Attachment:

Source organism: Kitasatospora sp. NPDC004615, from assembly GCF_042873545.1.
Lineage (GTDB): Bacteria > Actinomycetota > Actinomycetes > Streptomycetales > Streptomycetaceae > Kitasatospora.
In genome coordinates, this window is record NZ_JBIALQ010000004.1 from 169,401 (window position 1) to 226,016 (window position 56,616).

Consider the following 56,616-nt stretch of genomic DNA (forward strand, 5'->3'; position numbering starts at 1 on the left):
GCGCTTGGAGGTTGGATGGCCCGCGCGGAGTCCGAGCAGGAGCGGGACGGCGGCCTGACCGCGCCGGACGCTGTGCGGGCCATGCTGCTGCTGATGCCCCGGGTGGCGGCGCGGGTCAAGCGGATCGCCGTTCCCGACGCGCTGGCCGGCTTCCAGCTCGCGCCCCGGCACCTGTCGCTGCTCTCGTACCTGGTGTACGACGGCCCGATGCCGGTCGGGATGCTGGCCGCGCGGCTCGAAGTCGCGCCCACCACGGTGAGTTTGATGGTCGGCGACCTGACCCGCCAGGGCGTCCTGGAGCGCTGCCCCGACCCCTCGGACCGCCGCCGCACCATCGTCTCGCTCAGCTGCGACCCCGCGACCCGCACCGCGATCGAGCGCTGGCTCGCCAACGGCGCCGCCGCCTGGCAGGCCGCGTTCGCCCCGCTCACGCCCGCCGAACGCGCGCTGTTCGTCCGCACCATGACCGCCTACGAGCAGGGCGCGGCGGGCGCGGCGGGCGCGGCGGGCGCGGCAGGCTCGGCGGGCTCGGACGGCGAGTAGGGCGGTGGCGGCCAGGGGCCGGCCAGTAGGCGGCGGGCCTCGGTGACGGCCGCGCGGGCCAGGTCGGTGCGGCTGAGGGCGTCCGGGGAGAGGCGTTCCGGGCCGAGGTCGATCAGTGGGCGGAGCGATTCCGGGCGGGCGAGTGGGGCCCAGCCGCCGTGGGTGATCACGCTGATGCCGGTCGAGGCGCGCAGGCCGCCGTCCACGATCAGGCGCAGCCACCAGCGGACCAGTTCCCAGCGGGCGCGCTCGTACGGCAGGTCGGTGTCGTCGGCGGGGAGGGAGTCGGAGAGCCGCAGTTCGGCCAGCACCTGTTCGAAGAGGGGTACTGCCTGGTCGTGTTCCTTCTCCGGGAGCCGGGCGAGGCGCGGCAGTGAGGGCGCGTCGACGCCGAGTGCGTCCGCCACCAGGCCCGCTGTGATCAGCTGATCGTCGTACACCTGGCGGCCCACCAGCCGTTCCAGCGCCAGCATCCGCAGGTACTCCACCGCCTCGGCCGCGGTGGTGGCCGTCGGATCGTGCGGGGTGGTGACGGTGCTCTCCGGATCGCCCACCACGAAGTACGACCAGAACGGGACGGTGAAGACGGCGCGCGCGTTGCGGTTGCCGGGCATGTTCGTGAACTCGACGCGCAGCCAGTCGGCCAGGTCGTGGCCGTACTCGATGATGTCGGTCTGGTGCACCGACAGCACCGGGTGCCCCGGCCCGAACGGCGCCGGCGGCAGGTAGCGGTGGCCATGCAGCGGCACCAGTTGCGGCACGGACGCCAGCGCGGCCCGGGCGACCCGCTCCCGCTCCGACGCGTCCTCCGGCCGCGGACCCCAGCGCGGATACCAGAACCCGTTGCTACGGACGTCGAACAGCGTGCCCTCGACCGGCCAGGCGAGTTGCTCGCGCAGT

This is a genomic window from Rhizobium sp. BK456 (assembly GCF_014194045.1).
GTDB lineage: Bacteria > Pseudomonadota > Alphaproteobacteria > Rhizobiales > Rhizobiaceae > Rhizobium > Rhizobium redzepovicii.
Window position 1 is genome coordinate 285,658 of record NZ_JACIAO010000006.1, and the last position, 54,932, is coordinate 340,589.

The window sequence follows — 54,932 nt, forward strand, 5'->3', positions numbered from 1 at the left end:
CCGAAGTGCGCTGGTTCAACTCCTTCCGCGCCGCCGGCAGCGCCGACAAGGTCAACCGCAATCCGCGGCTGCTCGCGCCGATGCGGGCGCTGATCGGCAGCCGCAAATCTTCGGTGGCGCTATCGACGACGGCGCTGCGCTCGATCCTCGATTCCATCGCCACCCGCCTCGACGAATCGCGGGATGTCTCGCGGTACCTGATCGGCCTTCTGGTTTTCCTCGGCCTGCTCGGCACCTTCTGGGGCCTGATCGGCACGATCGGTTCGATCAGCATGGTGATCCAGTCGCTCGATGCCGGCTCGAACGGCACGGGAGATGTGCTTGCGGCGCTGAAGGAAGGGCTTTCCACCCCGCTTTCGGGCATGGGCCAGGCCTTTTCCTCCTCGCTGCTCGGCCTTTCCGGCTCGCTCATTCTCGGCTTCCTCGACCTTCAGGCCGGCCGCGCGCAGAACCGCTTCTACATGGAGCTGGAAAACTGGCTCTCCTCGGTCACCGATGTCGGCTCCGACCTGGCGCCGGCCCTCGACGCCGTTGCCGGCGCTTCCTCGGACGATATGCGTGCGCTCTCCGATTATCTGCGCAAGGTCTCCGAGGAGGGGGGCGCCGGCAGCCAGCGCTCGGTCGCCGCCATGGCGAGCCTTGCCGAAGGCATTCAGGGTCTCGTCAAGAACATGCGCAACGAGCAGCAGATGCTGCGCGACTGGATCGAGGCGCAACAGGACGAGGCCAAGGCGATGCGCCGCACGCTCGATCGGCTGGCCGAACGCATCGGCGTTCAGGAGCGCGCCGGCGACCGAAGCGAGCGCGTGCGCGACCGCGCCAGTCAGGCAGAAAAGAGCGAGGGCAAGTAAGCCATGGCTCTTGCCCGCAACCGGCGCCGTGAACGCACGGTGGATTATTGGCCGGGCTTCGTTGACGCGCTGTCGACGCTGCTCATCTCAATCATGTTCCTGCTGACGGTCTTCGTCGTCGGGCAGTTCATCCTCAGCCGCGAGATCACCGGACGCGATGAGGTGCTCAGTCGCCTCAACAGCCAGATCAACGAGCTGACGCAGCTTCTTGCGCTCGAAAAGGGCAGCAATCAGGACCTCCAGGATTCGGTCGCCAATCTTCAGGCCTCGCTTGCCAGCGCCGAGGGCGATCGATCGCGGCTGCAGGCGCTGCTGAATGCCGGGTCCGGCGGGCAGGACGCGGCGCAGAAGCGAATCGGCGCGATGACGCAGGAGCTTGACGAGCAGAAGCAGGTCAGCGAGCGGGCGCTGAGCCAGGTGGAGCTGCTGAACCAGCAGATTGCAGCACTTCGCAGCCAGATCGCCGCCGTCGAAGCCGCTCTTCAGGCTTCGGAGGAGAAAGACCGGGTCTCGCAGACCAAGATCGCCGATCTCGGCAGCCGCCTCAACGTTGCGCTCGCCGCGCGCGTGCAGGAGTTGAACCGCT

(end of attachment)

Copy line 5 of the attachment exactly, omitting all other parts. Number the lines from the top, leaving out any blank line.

GCGCTTGGAGGTTGGATGGCCCGCGCGGAGTCCGAGCAGGAGCGGGACGGCGGCCTGACCGCGCCGGACGCTGTGCGGGCCATGCTGCTGCTGATGCCCCGGGTGGCGGCGCGGGTCAAGCGGATCGCCGTTCCCGACGCGCTGGCCGGCTTCCAGCTCGCGCCCCGGCACCTGTCGCTGCTCTCGTACCTGGTGTACGACGGCCCGATGCCGGTCGGGATGCTGGCCGCGCGGCTCGAAGTCGCGCCCACCACGGTGAGTTTGATGGTCGGCGACCTGACCCGCCAGGGCGTCCTGGAGCGCTGCCCCGACCCCTCGGACCGCCGCCGCACCATCGTCTCGCTCAGCTGCGACCCCGCGACCCGCACCGCGATCGAGCGCTGGCTCGCCAACGGCGCCGCCGCCTGGCAGGCCGCGTTCGCCCCGCTCACGCCCGCCGAACGCGCGCTGTTCGTCCGCACCATGACCGCCTACGAGCAGGGCGCGGCGGGCGCGGCGGGCGCGGCGGGCGCGGCAGGCTCGGCGGGCTCGGACGGCGAGTAGGGCGGTGGCGGCCAGGGGCCGGCCAGTAGGCGGCGGGCCTCGGTGACGGCCGCGCGGGCCAGGTCGGTGCGGCTGAGGGCGTCCGGGGAGAGGCGTTCCGGGCCGAGGTCGATCAGTGGGCGGAGCGATTCCGGGCGGGCGAGTGGGGCCCAGCCGCCGTGGGTGATCACGCTGATGCCGGTCGAGGCGCGCAGGCCGCCGTCCACGATCAGGCGCAGCCACCAGCGGACCAGTTCCCAGCGGGCGCGCTCGTACGGCAGGTCGGTGTCGTCGGCGGGGAGGGAGTCGGAGAGCCGCAGTTCGGCCAGCACCTGTTCGAAGAGGGGTACTGCCTGGTCGTGTTCCTTCTCCGGGAGCCGGGCGAGGCGCGGCAGTGAGGGCGCGTCGACGCCGAGTGCGTCCGCCACCAGGCCCGCTGTGATCAGCTGATCGTCGTACACCTGGCGGCCCACCAGCCGTTCCAGCGCCAGCATCCGCAGGTACTCCACCGCCTCGGCCGCGGTGGTGGCCGTCGGATCGTGCGGGGTGGTGACGGTGCTCTCCGGATCGCCCACCACGAAGTACGACCAGAACGGGACGGTGAAGACGGCGCGCGCGTTGCGGTTGCCGGGCATGTTCGTGAACTCGACGCGCAGCCAGTCGGCCAGGTCGTGGCCGTACTCGATGATGTCGGTCTGGTGCACCGACAGCACCGGGTGCCCCGGCCCGAACGGCGCCGGCGGCAGGTAGCGGTGGCCATGCAGCGGCACCAGTTGCGGCACGGACGCCAGCGCGGCCCGGGCGACCCGCTCCCGCTCCGACGCGTCCTCCGGCCGCGGACCCCAGCGCGGATACCAGAACCCGTTGCTACGGACGTCGAACAGCGTGCCCTCGACCGGCCAGGCGAGTTGCTCGCGCAGT